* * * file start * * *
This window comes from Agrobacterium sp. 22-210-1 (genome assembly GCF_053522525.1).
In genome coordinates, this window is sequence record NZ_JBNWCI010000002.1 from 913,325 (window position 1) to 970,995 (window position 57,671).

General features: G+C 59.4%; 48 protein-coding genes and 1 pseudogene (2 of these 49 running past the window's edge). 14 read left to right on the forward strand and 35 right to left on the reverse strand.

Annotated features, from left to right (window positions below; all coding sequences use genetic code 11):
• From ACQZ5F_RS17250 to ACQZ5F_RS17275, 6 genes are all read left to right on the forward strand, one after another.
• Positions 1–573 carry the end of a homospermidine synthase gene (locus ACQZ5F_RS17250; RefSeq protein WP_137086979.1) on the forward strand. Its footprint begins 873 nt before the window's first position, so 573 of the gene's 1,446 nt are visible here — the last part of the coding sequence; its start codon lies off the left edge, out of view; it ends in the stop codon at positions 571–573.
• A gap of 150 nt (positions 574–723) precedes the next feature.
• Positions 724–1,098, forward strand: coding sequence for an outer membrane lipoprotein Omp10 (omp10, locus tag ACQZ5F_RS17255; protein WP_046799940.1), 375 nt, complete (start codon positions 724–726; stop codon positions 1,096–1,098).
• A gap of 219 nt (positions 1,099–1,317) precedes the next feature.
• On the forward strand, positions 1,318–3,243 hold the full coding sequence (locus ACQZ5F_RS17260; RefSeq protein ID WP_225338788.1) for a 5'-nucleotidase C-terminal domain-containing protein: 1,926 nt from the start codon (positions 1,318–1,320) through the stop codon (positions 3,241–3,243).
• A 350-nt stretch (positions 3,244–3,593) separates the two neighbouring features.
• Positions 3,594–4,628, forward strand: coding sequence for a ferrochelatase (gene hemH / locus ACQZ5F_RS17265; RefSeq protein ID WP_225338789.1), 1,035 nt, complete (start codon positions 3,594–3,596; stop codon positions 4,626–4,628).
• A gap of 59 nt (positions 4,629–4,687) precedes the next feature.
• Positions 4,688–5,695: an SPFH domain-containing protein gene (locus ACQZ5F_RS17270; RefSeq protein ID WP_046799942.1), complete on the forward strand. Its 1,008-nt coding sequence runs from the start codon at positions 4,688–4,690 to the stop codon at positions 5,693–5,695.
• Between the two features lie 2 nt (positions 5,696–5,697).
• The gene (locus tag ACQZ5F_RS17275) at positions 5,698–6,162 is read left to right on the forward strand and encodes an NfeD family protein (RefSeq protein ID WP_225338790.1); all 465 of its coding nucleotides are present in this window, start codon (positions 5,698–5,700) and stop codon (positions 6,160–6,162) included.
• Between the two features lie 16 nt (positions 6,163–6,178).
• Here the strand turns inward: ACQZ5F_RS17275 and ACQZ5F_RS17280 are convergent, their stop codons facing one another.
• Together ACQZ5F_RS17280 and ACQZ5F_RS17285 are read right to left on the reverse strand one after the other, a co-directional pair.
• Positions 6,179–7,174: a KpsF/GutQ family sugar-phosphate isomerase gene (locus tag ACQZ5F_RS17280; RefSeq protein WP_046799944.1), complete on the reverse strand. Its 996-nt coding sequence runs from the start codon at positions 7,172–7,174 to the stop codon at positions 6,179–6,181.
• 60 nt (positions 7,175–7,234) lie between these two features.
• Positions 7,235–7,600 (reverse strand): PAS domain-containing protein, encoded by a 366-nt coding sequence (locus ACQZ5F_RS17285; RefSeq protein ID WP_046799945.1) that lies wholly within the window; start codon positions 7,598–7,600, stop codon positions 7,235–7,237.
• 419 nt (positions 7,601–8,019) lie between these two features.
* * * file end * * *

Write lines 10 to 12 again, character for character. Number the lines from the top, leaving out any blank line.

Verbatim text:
• On the forward strand, positions 1,318–3,243 hold the full coding sequence (locus ACQZ5F_RS17260; RefSeq protein ID WP_225338788.1) for a 5'-nucleotidase C-terminal domain-containing protein: 1,926 nt from the start codon (positions 1,318–1,320) through the stop codon (positions 3,241–3,243).
• A 350-nt stretch (positions 3,244–3,593) separates the two neighbouring features.
• Positions 3,594–4,628, forward strand: coding sequence for a ferrochelatase (gene hemH / locus ACQZ5F_RS17265; RefSeq protein ID WP_225338789.1), 1,035 nt, complete (start codon positions 3,594–3,596; stop codon positions 4,626–4,628).